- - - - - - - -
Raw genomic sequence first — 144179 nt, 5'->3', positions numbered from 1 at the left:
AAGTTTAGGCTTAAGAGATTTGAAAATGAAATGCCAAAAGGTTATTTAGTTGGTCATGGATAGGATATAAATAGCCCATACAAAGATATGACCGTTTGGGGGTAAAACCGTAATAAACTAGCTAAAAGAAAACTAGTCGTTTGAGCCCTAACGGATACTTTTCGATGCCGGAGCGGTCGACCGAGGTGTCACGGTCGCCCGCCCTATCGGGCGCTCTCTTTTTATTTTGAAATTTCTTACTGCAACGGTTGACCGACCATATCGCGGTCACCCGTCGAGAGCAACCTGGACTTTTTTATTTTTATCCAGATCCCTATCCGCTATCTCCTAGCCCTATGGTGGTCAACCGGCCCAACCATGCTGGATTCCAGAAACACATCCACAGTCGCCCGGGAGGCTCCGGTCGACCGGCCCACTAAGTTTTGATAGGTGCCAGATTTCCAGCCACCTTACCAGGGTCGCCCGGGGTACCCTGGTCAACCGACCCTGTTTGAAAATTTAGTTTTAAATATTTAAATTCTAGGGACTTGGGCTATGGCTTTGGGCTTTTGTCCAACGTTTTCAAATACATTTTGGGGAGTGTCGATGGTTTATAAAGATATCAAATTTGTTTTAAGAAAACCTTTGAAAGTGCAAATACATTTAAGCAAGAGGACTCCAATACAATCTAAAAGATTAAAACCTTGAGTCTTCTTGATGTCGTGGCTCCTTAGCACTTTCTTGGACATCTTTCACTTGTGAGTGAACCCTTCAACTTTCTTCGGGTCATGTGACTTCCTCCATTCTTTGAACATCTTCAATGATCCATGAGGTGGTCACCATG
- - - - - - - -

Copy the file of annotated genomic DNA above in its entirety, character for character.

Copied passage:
Raw genomic sequence first — 144179 nt, 5'->3', positions numbered from 1 at the left:
AAGTTTAGGCTTAAGAGATTTGAAAATGAAATGCCAAAAGGTTATTTAGTTGGTCATGGATAGGATATAAATAGCCCATACAAAGATATGACCGTTTGGGGGTAAAACCGTAATAAACTAGCTAAAAGAAAACTAGTCGTTTGAGCCCTAACGGATACTTTTCGATGCCGGAGCGGTCGACCGAGGTGTCACGGTCGCCCGCCCTATCGGGCGCTCTCTTTTTATTTTGAAATTTCTTACTGCAACGGTTGACCGACCATATCGCGGTCACCCGTCGAGAGCAACCTGGACTTTTTTATTTTTATCCAGATCCCTATCCGCTATCTCCTAGCCCTATGGTGGTCAACCGGCCCAACCATGCTGGATTCCAGAAACACATCCACAGTCGCCCGGGAGGCTCCGGTCGACCGGCCCACTAAGTTTTGATAGGTGCCAGATTTCCAGCCACCTTACCAGGGTCGCCCGGGGTACCCTGGTCAACCGACCCTGTTTGAAAATTTAGTTTTAAATATTTAAATTCTAGGGACTTGGGCTATGGCTTTGGGCTTTTGTCCAACGTTTTCAAATACATTTTGGGGAGTGTCGATGGTTTATAAAGATATCAAATTTGTTTTAAGAAAACCTTTGAAAGTGCAAATACATTTAAGCAAGAGGACTCCAATACAATCTAAAAGATTAAAACCTTGAGTCTTCTTGATGTCGTGGCTCCTTAGCACTTTCTTGGACATCTTTCACTTGTGAGTGAACCCTTCAACTTTCTTCGGGTCATGTGACTTCCTCCATTCTTTGAACATCTTCAATGATCCATGAGGTGGTCACCATG